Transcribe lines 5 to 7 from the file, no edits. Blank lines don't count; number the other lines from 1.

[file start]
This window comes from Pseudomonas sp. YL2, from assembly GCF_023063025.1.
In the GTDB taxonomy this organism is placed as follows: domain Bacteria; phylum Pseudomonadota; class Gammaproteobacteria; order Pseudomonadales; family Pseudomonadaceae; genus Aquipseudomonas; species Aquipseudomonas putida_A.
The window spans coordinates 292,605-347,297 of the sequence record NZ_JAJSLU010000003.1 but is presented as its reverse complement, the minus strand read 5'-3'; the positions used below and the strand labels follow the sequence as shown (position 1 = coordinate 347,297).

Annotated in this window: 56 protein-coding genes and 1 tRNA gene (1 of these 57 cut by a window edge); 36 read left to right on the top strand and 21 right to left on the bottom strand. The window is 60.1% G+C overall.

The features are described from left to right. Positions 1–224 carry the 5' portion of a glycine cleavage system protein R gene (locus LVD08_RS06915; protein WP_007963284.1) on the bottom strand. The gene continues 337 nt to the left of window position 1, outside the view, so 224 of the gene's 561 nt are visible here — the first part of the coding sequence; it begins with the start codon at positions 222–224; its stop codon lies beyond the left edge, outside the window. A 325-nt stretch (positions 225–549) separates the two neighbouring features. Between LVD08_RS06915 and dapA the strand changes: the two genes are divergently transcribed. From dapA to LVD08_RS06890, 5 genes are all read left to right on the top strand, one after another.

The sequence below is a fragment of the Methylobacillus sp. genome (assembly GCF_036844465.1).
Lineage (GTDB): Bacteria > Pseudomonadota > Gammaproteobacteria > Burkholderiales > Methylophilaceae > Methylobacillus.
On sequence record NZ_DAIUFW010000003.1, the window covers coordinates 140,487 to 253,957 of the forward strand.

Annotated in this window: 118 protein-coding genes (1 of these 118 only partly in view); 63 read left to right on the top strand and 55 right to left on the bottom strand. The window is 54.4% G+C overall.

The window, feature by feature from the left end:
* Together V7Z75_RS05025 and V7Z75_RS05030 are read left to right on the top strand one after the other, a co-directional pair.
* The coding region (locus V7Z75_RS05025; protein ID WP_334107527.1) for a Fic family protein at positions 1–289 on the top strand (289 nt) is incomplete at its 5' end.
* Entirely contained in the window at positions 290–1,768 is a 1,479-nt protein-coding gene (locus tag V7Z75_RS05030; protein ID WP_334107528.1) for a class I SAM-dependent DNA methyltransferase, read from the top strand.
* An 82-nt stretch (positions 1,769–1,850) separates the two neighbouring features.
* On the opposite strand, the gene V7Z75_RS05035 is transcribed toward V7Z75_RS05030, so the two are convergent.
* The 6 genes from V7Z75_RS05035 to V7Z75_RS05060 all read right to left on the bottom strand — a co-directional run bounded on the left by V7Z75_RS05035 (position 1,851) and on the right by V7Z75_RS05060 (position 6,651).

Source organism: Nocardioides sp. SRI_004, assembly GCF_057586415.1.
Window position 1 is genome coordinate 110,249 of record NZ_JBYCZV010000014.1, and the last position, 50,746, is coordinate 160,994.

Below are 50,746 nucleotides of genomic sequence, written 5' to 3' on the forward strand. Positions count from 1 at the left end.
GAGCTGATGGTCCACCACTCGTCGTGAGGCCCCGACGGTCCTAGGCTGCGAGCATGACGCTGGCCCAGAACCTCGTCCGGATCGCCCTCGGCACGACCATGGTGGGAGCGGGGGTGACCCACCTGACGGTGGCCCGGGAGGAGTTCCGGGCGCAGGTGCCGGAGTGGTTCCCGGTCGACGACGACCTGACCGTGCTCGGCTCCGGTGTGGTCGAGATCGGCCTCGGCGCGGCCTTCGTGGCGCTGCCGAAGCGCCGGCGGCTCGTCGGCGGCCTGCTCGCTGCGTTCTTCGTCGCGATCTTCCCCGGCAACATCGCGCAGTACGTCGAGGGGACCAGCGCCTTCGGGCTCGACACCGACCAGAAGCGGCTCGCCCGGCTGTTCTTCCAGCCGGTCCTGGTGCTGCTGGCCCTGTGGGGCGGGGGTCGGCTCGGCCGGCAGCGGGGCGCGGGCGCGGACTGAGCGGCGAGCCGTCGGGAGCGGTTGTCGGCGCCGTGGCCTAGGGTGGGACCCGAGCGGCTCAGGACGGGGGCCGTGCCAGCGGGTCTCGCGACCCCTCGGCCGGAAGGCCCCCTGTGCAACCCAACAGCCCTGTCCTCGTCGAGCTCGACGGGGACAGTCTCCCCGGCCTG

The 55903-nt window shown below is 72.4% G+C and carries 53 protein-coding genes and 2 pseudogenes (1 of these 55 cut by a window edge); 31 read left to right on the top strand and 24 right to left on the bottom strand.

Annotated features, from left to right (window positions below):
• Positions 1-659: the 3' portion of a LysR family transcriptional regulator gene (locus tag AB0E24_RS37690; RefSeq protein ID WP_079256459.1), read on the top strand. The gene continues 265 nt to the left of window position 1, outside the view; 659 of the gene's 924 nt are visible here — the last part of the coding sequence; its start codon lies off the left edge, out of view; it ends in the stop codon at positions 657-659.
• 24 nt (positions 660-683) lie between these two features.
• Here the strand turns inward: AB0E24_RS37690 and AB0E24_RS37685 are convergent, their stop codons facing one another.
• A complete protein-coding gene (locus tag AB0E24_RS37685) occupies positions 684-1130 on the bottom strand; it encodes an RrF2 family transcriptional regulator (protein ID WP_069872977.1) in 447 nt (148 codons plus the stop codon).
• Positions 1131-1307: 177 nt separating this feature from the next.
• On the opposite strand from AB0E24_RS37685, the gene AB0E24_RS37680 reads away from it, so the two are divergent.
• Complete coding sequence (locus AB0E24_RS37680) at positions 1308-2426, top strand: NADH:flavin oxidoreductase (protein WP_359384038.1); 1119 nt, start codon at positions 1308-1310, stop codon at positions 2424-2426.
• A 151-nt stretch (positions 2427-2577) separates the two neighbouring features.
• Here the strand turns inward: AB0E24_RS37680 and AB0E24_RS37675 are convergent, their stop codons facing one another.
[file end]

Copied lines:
The features are described from left to right. Positions 1–224 carry the 5' portion of a glycine cleavage system protein R gene (locus LVD08_RS06915; protein WP_007963284.1) on the bottom strand. The gene continues 337 nt to the left of window position 1, outside the view, so 224 of the gene's 561 nt are visible here — the first part of the coding sequence; it begins with the start codon at positions 222–224; its stop codon lies beyond the left edge, outside the window. A 325-nt stretch (positions 225–549) separates the two neighbouring features. Between LVD08_RS06915 and dapA the strand changes: the two genes are divergently transcribed. From dapA to LVD08_RS06890, 5 genes are all read left to right on the top strand, one after another.

The sequence below is a fragment of the Methylobacillus sp. genome (assembly GCF_036844465.1).
Lineage (GTDB): Bacteria > Pseudomonadota > Gammaproteobacteria > Burkholderiales > Methylophilaceae > Methylobacillus.